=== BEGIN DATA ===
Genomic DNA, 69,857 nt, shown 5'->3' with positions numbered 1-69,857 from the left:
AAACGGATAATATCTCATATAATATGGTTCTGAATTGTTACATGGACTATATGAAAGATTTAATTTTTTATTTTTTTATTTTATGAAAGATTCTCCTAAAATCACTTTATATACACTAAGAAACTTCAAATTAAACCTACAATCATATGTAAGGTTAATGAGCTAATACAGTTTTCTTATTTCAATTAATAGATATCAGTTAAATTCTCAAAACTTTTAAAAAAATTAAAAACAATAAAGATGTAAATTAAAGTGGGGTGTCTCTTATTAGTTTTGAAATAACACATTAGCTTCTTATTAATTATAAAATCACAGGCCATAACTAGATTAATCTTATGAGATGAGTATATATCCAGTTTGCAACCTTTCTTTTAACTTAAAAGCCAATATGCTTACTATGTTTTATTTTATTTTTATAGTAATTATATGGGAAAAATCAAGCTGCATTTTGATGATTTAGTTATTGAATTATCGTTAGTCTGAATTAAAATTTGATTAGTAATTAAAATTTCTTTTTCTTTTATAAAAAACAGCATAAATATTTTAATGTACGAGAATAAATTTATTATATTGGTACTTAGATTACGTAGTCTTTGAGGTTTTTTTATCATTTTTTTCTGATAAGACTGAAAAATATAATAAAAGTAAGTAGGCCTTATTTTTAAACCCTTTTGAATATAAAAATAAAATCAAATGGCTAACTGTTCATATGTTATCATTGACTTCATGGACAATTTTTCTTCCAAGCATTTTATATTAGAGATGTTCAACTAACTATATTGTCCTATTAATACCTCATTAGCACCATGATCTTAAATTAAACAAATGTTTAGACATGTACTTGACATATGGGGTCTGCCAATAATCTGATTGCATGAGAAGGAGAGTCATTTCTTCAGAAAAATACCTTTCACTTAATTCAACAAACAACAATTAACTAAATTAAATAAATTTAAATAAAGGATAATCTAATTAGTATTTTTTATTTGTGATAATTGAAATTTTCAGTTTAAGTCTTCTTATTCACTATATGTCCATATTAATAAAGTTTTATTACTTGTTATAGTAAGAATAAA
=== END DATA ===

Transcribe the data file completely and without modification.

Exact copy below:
Genomic DNA, 69,857 nt, shown 5'->3' with positions numbered 1-69,857 from the left:
AAACGGATAATATCTCATATAATATGGTTCTGAATTGTTACATGGACTATATGAAAGATTTAATTTTTTATTTTTTTATTTTATGAAAGATTCTCCTAAAATCACTTTATATACACTAAGAAACTTCAAATTAAACCTACAATCATATGTAAGGTTAATGAGCTAATACAGTTTTCTTATTTCAATTAATAGATATCAGTTAAATTCTCAAAACTTTTAAAAAAATTAAAAACAATAAAGATGTAAATTAAAGTGGGGTGTCTCTTATTAGTTTTGAAATAACACATTAGCTTCTTATTAATTATAAAATCACAGGCCATAACTAGATTAATCTTATGAGATGAGTATATATCCAGTTTGCAACCTTTCTTTTAACTTAAAAGCCAATATGCTTACTATGTTTTATTTTATTTTTATAGTAATTATATGGGAAAAATCAAGCTGCATTTTGATGATTTAGTTATTGAATTATCGTTAGTCTGAATTAAAATTTGATTAGTAATTAAAATTTCTTTTTCTTTTATAAAAAACAGCATAAATATTTTAATGTACGAGAATAAATTTATTATATTGGTACTTAGATTACGTAGTCTTTGAGGTTTTTTTATCATTTTTTTCTGATAAGACTGAAAAATATAATAAAAGTAAGTAGGCCTTATTTTTAAACCCTTTTGAATATAAAAATAAAATCAAATGGCTAACTGTTCATATGTTATCATTGACTTCATGGACAATTTTTCTTCCAAGCATTTTATATTAGAGATGTTCAACTAACTATATTGTCCTATTAATACCTCATTAGCACCATGATCTTAAATTAAACAAATGTTTAGACATGTACTTGACATATGGGGTCTGCCAATAATCTGATTGCATGAGAAGGAGAGTCATTTCTTCAGAAAAATACCTTTCACTTAATTCAACAAACAACAATTAACTAAATTAAATAAATTTAAATAAAGGATAATCTAATTAGTATTTTTTATTTGTGATAATTGAAATTTTCAGTTTAAGTCTTCTTATTCACTATATGTCCATATTAATAAAGTTTTATTACTTGTTATAGTAAGAATAAA